Today we plan to recover all the equipment
that was left during Leg 2 as part of the Guaymas Instrumented Vent
Experiment (GIVE). Today our thoughts are more like, “GIVE ME BACK MY
INSTRUMENTS!” There are nine different instrument packages distributed
at four vent sites. These packages include three thermocouple
arrays, hopefully with some quantity of attached sulfide. Each thermocouple
array has its own datalogger with a detachable ICL
that connects it to the array. There are also three OsmoSamplers with an
attached HOBO temperature recorder and long inlet snorkel. Each of the
four vent sites is marked with an acoustic beacon that must also be
recovered. The four sites are separated by less than 700 meters of mud,
vents, and animal communities. The acoustic beacons will guide us to the
general area, but we will need to review the framegrabs from last March to
remind ourselves of the landmarks. The most-northern site is a new,
hydrocarbon-rich, low-temperature site found and named by us because it
looked like a hydrothermal “Theme Park.”
The most-southern site, Toadstool, is similarly venting clear, diffusive
fluid. However, the two sites in the middle, Rebecca’s
Roost and Busted Mushroom, are large, high-temperature structures.
The big unknown, of course, is how much the chimneys at Rebecca’s Roost and Busted Mushroom have over-grown the instruments. The other two sites, Toadstool and Theme Park, were less active, and we only expect small chimneys (if any at all) from those two locations. When we left the array at
Theme Park, there was only a stream of
diffusive flow through the frame (see above). At Toadstool, a small
chimney re-grew overnight at the array site and had to be removed before
deploying the array (see 3/7 image).
The OsmoSampler was placed nearby (see
3/7 image). At Rebecca’s Roost, the OsmoSampler was left with the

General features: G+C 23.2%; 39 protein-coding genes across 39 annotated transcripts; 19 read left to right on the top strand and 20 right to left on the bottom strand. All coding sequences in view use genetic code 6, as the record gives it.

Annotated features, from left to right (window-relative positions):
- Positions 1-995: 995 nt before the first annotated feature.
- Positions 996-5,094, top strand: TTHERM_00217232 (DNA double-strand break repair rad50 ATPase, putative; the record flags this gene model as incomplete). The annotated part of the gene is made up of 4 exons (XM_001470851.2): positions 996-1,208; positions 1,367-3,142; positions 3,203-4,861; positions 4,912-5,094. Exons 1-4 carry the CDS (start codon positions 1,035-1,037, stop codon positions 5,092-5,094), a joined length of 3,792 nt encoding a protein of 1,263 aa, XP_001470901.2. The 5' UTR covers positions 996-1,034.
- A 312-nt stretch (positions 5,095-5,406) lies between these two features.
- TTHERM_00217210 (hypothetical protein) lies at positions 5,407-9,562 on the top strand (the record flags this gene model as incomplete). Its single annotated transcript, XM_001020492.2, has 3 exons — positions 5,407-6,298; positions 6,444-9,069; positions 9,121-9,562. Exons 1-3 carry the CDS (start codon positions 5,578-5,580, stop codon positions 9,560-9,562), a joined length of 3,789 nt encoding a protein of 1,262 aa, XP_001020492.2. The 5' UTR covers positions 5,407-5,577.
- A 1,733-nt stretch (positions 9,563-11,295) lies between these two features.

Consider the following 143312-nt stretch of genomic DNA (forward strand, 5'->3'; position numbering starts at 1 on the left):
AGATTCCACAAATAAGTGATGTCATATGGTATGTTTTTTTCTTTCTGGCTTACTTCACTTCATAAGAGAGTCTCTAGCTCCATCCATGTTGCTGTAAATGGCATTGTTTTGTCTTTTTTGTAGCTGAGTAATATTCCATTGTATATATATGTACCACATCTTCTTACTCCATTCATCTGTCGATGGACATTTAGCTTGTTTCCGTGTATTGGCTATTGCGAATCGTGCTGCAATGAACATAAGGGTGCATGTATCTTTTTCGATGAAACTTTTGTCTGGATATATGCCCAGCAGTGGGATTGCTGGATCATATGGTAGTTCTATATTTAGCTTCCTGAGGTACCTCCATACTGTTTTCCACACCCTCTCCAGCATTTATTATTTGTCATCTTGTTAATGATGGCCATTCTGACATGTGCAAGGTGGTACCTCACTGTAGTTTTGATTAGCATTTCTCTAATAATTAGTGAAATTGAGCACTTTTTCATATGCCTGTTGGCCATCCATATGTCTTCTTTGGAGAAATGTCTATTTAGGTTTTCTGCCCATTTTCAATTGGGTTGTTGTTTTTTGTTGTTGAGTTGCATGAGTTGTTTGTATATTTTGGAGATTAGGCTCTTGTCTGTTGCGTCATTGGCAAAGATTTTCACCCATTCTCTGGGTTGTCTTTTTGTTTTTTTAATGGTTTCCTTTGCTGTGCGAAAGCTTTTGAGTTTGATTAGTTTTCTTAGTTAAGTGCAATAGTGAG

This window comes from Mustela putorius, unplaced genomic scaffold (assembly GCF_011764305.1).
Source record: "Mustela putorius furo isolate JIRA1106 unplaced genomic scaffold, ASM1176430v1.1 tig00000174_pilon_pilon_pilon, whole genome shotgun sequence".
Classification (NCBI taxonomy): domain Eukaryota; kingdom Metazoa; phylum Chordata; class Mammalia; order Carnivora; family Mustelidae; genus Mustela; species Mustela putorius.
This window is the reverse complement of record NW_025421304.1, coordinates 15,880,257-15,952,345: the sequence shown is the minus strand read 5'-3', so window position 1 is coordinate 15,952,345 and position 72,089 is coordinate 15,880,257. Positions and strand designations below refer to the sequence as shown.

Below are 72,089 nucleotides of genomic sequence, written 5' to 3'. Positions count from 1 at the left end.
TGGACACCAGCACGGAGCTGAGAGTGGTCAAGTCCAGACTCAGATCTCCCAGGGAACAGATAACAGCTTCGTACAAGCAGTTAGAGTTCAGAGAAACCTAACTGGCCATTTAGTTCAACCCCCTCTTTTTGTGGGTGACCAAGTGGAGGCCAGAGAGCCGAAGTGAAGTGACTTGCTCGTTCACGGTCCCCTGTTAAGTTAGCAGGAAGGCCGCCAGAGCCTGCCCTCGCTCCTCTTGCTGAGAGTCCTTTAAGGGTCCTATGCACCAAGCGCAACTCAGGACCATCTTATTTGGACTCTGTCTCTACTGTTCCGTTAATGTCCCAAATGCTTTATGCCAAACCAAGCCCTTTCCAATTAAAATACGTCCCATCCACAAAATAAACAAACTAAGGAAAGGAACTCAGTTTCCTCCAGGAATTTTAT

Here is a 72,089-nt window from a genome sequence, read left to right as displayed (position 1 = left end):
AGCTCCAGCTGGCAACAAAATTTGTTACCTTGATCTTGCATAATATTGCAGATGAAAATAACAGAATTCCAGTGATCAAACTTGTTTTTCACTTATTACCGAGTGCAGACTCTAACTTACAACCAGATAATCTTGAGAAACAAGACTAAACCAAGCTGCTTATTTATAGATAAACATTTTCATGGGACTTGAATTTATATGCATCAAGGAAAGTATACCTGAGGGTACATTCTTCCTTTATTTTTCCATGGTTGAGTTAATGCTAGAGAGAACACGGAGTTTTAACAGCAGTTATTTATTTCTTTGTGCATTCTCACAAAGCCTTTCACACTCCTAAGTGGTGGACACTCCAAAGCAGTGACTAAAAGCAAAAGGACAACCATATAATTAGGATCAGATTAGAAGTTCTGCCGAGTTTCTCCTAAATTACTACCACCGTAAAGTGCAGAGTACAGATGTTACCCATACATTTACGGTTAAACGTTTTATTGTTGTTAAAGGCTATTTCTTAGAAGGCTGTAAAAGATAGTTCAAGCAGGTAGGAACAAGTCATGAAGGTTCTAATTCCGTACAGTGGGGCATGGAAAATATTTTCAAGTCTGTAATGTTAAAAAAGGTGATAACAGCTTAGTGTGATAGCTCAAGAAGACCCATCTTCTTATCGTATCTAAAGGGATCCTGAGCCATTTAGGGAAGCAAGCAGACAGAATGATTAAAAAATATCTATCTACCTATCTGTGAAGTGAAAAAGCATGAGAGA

inlet hanging precariously from a rapidly growing chimney (see
3/6 image). We may have to be clever to pull it loose. The Busted
Mushroom site may prove to be the most challenging, however, since we saw
the chimney re-grow by over a meter during a few days (see 3/3,
3/4, and 3/7
updates). When the site was
visited a week later, the change was amazing.
Over the past month, Meg Tivey and I have discussed many different possible recovery strategies. We have worked out a plan to accumulate the items and fill the ROV drawer and front porch twice, on two separate short dives during our one dive day. On the first dive, T590, we visited Toadstool and then Theme Park. Toadstool surprised us with a thermocouple array completely cemented into place by a carbonate pavement. Only with great effort did the Schilling manipulator finally break free—a very important sample (see right). By the time we had recovered the empty array at Theme Park and the two acoustic beacons, we had the drawer and the front porch full of gear (see left). Rebecca’s Roost proved to be the big heart breaker. The chimney had grown over a meter and a half taller and had gotten wider, too. The HOBO temperature recorder that we had left draped down the side was now embedded into the wall of the chimney (below left)! The recorder broke into pieces when we tried to grab it and the OsmoSampler hose inlet was completely melted (below right).
Busted Mushroom was the last site that we visited. We saved it for last because we were fearful of needing hours to break apart some massive structure to extricate our instruments. What a surprise awaited us. The mushroom family had indeed grown taller and wider, but our instruments were safely beneath most of the growth. In fact, the narrow trunk made it easy to knock over the entire structure, so all we needed to do was pick up everything and go home. The sample from Busted Mushroom provided us with a complete transect of the chimney wall and had beautiful crystals encrusting the frame.
Data from the Busted Mushroom site is